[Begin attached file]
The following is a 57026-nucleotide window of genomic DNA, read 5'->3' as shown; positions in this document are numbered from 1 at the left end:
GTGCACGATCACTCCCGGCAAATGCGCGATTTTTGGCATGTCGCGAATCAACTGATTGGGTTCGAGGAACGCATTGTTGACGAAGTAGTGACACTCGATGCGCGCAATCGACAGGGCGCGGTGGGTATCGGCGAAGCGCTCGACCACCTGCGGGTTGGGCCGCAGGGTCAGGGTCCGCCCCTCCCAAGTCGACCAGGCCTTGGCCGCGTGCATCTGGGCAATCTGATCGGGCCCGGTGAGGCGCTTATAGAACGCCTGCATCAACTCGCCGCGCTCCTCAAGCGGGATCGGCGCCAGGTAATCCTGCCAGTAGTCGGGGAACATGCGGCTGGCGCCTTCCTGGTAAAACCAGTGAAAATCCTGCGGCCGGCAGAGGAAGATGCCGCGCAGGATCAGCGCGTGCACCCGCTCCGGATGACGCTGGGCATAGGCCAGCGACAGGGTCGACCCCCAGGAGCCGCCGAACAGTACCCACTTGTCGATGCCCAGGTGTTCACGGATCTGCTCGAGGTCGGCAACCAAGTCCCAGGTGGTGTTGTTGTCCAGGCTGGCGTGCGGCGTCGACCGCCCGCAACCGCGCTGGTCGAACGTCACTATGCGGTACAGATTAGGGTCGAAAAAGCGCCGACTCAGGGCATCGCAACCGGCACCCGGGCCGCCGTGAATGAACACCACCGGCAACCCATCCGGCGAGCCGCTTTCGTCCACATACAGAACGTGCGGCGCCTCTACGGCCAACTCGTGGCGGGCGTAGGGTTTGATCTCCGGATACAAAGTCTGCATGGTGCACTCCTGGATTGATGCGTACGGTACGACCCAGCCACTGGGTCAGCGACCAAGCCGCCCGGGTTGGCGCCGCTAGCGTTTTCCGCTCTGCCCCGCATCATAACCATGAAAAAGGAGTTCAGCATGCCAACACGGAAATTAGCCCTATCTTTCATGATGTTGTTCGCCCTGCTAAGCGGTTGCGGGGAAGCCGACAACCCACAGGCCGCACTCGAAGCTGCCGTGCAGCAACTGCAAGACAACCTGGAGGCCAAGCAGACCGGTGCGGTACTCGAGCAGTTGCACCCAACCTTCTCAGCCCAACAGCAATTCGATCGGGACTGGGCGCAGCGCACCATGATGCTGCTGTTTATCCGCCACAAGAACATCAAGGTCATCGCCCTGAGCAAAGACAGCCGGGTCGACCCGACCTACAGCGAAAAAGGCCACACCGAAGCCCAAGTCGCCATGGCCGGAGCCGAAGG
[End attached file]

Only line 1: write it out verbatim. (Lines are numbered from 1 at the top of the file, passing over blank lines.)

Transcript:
The following is a 57026-nucleotide window of genomic DNA, read 5'->3' as shown; positions in this document are numbered from 1 at the left end: